Longest State Effort Fails to Reduce Divorce

Oklahoma, which a dozen years ago began what became the largest state marriage initiative in America, has failed to reduce divorces. According to the Tulsa World, Oklahoma has one of the highest divorce rates in the nation, with 13.5 percent of adults in Oklahoma divorced in 2012, up from 11.6 percent in 2000, according to statistics from the U.S. Census Bureau.

The so-called Sooner State spent 14 years and $70 million trying to combat divorce. Begun in 1999, Oklahoma’s Marriage Initiative is largely funded by discretionary federal welfare dollars. It offers counseling and workshops for every stage of romance from dating to divorce to remarriage. ¬†Between 2001 and 2007, an estimated 5 to 10 percent of Oklahoma’s adults participated in related workshops.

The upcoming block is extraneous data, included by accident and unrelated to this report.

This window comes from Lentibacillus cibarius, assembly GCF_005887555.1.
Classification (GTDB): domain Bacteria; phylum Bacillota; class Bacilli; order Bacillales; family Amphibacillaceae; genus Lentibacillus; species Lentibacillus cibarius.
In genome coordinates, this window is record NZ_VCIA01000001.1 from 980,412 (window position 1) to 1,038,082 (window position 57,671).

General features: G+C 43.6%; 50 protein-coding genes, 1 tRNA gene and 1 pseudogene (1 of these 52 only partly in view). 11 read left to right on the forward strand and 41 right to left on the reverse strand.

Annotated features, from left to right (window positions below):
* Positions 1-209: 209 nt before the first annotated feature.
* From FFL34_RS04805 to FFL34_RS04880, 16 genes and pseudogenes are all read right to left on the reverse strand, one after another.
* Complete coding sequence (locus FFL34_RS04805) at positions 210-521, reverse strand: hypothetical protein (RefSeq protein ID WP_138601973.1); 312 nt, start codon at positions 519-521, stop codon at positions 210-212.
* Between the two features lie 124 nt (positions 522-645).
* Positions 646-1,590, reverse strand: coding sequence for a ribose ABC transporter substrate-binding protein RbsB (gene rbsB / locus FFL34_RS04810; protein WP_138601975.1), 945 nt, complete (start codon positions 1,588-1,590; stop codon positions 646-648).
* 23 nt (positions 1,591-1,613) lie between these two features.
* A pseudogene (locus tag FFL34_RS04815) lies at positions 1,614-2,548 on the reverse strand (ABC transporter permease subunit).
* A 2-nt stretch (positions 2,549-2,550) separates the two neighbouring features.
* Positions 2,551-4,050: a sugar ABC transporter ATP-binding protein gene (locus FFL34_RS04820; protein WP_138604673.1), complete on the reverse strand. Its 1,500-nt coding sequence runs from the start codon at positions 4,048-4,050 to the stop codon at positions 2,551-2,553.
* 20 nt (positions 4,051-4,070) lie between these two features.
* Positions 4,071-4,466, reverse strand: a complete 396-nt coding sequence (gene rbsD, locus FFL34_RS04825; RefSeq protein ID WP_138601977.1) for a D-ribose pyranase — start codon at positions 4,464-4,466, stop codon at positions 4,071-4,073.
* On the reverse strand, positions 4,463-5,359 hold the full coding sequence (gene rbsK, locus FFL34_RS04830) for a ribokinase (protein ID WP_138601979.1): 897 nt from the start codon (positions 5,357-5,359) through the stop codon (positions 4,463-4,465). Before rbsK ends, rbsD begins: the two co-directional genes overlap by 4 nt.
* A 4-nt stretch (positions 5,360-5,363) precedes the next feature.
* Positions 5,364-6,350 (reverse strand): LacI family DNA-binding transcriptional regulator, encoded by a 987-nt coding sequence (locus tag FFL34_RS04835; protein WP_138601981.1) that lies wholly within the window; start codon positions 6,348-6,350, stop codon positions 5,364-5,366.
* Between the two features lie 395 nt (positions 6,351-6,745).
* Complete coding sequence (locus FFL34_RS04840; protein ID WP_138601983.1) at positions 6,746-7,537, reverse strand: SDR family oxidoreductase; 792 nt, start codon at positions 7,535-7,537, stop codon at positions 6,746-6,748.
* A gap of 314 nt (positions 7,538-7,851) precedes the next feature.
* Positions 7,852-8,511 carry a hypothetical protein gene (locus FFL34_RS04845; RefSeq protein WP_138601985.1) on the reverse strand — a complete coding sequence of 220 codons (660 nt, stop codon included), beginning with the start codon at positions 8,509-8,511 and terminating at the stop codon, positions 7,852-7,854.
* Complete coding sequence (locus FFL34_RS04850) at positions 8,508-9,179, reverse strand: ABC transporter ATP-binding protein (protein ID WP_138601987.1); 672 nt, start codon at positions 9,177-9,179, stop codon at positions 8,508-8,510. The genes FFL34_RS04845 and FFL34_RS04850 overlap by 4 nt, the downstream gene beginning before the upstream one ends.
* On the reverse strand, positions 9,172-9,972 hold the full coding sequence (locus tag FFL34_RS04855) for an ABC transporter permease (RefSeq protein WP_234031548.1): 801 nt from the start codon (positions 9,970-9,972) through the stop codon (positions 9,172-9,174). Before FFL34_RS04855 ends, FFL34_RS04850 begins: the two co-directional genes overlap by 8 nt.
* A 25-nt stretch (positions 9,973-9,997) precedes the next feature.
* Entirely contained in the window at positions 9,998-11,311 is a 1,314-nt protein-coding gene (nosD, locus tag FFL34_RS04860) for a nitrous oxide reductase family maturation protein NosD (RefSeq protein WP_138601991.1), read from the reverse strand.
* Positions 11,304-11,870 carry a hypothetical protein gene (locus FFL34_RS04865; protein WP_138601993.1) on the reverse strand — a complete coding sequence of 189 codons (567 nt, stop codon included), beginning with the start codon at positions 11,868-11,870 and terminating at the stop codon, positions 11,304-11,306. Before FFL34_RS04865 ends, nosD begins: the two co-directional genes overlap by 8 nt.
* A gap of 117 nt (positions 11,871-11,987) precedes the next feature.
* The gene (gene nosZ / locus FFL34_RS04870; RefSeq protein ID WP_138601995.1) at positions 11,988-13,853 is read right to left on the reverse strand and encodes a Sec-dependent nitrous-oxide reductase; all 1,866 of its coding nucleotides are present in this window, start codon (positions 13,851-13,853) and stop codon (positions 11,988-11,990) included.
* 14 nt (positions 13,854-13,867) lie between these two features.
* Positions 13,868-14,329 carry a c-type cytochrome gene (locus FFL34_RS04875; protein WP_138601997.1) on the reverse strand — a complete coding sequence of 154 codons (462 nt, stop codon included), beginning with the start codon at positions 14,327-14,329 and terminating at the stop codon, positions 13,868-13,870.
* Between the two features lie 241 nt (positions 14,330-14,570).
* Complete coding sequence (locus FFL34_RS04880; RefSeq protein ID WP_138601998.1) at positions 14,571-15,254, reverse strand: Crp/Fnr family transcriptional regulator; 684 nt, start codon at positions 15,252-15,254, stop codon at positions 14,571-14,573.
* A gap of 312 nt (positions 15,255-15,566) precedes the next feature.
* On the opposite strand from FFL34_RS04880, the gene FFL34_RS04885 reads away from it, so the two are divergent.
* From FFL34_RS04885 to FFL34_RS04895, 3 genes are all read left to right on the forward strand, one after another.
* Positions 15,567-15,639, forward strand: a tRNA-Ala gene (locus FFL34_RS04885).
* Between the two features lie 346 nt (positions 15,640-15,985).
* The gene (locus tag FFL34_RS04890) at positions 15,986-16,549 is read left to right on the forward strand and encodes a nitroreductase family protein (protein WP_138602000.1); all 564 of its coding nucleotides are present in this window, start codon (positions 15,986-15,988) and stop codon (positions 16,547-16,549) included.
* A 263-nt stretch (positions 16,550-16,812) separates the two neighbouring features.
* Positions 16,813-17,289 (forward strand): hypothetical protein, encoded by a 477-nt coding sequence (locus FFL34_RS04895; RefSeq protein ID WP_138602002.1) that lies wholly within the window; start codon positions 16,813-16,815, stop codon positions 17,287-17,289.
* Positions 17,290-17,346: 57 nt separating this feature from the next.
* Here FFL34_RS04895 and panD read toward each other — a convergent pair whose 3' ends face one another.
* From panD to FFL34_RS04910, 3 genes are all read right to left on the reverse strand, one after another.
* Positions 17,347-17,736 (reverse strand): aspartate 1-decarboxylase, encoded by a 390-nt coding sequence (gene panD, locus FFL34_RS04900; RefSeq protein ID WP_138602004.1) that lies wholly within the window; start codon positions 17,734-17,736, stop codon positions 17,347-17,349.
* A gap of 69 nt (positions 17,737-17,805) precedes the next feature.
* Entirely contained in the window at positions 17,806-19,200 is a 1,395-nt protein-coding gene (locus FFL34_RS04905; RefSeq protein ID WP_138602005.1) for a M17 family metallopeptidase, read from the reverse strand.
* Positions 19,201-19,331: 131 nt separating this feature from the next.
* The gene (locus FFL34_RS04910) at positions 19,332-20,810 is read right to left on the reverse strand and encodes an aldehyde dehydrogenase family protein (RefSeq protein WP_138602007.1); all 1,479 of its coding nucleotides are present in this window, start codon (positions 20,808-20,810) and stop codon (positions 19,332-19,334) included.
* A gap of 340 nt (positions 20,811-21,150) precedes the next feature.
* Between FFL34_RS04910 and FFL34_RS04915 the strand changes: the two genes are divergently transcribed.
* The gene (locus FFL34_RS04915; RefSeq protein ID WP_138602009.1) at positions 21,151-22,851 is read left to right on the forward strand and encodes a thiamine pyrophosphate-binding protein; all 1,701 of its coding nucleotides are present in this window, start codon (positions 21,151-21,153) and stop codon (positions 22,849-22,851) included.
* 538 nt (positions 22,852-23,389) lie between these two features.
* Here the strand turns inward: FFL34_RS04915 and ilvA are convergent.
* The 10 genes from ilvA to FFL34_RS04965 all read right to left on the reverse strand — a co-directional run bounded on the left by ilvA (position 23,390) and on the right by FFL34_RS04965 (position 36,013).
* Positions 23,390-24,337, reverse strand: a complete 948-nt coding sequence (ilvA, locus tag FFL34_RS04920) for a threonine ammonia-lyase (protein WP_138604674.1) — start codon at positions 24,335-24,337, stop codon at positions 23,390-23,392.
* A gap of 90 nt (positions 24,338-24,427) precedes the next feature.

According to Christianity Today, many states are trying to stabilize marriage. North Carolina, Texas, and Georgia are considering bills that would make divorces more difficult to obtain; Florida, Tennessee, Maryland, Minnesota, and Arizona offer economic incentives for couples who attend premarital counseling.

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